Parekowhai, Michael. Kapa Haka, 2003, automotive paint on fiberglass, Auckland Art Gallery Toi o Tāmaki, Auckland.

Wall, Melanie. “Stereotypical Constructions of the Maori ‘Race’” New Zealand Geographer 53.2 (1997): 40-45.

237131_A2_WEEK 8_22/09/2016

ann-westra
Westra, Ann. “from Washday at the pa.” 1964. Photography. Te Papa Tongarewa.

European photographer Ann Westra, took “from Washday at the pa” with the intention of observing day to day life as she traveled through  rural areas of New Zealand (Art New Zealand). The photographs were later used in Te Ao Hou,a book used in primary school across New Zealand in the 60’s and 70’s. These photographs were the only representation of rural Maori in Te Ao Hou and were criticised that they could create an false perception among Pakeha children about what life was like for Maori before many came to the cities. This was especially destructive as when the book was being circulated Maori migration to the cities was at its peak, with approximately 64% of the Maori population in urban areas.

 

Works Cited:

Art New Zealand. “The Eye of an Outsider: A Conversation with Ans Westra.” Art New Zealand. Art New Zealand, 2001. Web. 24 Sept. 2016.

237131_A2_WEEK 7_15/09/2016

1. European/American’s often represent Polynesians as half naked, ‘native’ people in order to market the islands as a relaxing tourist destination, where one can escape the stresses of modern life. The depiction of the islands as an idealistic place with people represented in a different time sweeps aside many of the modern issues of poverty and climate change that threaten the survival of Pacific Nations (Taouma 37).

2. The Polynesian Panthers group, was formed as a result of the dawn raids and racial scapegoating of NZ Polynesians in the 1970’s. The name and design of the logo is based off the Black Panthers group that was founded in America in 1966 during the US civil rights movement. Because of this the association, Polynesian panthers were immediately associated with fighting racial prejudice. However the logos were commonly used as ‘gang style’ patches couple with the perception of the black panthers as a radical group lead to many pakeha viewing the Polynesia Panthers as a gang. (Fepulea’i).

polypanth
‘Polynesian Panther logo, 1970’s’ Anae, Melani. All power to the people. 2012. Tangata o le Moana. Wellington. New Zealand. Te Papa. Press. 222.

3. New Zealand’s economy experienced a post war boom in the 50’s and 60’s and Polynesian immigrants willing to work blue collar job were welcomed to NZ. NZ fell into a depression in the 70’s due to the oil crisis, causing a rise in unemployment and the national government was quick to blame Polynesian overstayers for taking NZ jobs. The government targeted at Polynesian communities, raiding potential over stayers houses in the middle of the night and asking for proof of residency. While the government and the Police Minister Allan McCready insisted that “there were no random checks” it was discovered that there were 201 random checks and in 1977 the Immigration policy was changed and ended the dawn raids.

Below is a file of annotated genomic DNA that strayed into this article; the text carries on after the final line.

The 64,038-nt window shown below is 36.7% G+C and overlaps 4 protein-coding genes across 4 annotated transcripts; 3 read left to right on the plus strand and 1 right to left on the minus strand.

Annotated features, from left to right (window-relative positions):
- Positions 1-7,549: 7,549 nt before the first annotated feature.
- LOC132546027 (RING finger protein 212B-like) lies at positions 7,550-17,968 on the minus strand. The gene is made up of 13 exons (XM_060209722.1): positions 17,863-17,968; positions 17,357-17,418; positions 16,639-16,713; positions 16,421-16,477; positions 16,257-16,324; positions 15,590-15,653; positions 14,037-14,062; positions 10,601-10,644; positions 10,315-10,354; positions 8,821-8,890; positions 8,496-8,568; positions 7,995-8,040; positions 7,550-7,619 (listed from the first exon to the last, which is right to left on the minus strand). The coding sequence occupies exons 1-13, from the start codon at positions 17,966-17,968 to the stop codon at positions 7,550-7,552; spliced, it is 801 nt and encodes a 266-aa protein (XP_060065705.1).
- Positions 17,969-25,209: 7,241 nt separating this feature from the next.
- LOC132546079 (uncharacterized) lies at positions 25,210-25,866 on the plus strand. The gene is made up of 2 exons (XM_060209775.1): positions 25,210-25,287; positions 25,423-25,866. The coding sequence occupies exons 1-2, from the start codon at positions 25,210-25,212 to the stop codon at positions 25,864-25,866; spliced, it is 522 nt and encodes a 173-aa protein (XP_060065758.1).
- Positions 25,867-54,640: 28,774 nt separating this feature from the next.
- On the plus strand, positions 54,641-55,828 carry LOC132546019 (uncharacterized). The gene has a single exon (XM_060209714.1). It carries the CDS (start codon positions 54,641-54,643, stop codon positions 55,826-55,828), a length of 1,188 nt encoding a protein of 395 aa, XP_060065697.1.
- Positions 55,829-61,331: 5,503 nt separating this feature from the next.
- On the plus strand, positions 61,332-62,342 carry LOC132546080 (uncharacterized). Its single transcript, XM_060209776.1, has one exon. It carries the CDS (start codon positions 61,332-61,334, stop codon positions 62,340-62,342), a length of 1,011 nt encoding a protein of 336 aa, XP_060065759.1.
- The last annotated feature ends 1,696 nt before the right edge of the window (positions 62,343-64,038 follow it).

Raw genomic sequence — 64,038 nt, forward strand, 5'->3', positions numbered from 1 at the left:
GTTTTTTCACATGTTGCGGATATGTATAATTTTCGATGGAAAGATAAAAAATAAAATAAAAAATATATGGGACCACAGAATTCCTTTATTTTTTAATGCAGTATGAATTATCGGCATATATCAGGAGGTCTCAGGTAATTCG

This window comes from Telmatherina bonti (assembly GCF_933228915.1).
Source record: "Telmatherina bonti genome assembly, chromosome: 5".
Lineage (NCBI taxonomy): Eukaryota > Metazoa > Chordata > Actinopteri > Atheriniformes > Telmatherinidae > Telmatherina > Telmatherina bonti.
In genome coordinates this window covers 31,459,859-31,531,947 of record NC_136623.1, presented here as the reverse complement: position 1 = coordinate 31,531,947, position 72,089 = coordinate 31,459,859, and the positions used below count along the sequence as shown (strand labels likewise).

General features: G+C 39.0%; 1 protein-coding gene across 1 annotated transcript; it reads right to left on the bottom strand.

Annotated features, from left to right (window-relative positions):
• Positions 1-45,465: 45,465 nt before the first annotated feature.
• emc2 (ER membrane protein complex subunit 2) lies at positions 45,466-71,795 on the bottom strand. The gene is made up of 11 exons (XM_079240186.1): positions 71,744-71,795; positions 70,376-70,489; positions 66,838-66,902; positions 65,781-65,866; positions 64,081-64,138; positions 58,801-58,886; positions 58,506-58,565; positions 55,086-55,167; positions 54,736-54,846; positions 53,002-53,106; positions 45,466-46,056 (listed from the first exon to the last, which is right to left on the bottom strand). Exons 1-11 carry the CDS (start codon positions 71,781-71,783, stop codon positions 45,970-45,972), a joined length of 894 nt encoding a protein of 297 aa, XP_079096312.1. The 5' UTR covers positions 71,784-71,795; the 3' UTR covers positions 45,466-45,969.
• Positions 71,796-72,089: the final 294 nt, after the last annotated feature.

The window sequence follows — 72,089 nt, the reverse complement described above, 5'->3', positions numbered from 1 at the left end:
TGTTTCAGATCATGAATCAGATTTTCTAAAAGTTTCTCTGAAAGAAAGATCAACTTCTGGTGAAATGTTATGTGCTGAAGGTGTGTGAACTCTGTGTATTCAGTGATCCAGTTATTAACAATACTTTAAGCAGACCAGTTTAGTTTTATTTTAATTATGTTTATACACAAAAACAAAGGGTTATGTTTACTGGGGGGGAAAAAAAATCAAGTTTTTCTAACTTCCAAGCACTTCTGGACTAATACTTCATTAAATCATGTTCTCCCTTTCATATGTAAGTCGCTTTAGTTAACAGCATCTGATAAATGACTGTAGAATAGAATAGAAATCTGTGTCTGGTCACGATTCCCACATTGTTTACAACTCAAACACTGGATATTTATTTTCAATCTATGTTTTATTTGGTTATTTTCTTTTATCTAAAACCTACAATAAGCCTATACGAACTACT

Works Cited:

Anae, Melani. ‘Polynesian Panther logo, 1970’s’ All power to the people. 2012. Tangata o le Moana. Wellington. New Zealand. Te Papa. Press. 222.

Fepulea’i, D. “The Dawn Raids.” 2005. Documentary.

Taouma, Lisa. ‘Gauguin is dead … there is no paradise.’ 2004. Journal of Intercultural Studies, 25:1, 35-46.

237131_A1_WEEK 6 TASK 2_28/08/2016

 

Emily Karaka
Karaka, Emily. Local Government Tea Party. 1997, Acrylic on hessian on board, Auckland Art Gallery Toi o Tāmaki, Auckland.

 

Emily Karaka’s work above deals with her iwi, Ngai Tai’s relationship with the Treaty of Waitangi in contemporary society. The work addresses the treaty from a Maori worldview, the confrontational and vibrant acrylic colours challenge perceptions of the treaty as a celebratory, founding document. And rather something that lead to the theft of Ngai Tai’s kaitiakitanga of their land. Karaka describes her painting process as her patu (Anderson 449), a term for a club which links back to her tupuna, both of them using their form of weapons, in her case a symbolic weapon used to challenge others opinions.

Work Cited:

Anderson, Atholl, Judith Binney and Aroha Harris. Tangata Whenua: An Illustrated History. New Zealand: Bridget Williams Books, 2012. Print.

237131_A1_WEEK 6 TASK 1_28/08/2016

Western framing of Maori culture has resulted in Maori art being commonly viewed from a western worldview. However it is evident that the two cultures are completely different and view material culture in a completely different sense. James Cook’s early accounts of Maori refer to them as a ‘tribal culture’ (Anderson 138) and captures much of the material aspect of material culture, but not so much the culture aspect. Even the framing of Maori art as ‘Maori art’ is a western concept as Maori learned the differentiation between their own aesthetic concepts and European art (Mane-Wheoki 7).

Outsiders of a culture often assume they can view the culture from an unbiased and objective perspective as they are not part of the culture themselves. However the’outsiders’ interpretations of the culture are always shaped in some way, by their own ideologies and cultural background. Outsiders can even shape and frame other cultures view of their own art from an internal standpoint.

 

Works Cited:

Anderson, Atholl, Judith Binney and Aroha Harris. Tangata Whenua: An Illustrated History. New Zealand: Bridget Williams Books, 2012. Print.

Mane-Wheoki, Jonathan. “Art’s Histories in Aotearoa New Zealand.” Journal of Art Historiography, 4, 2011.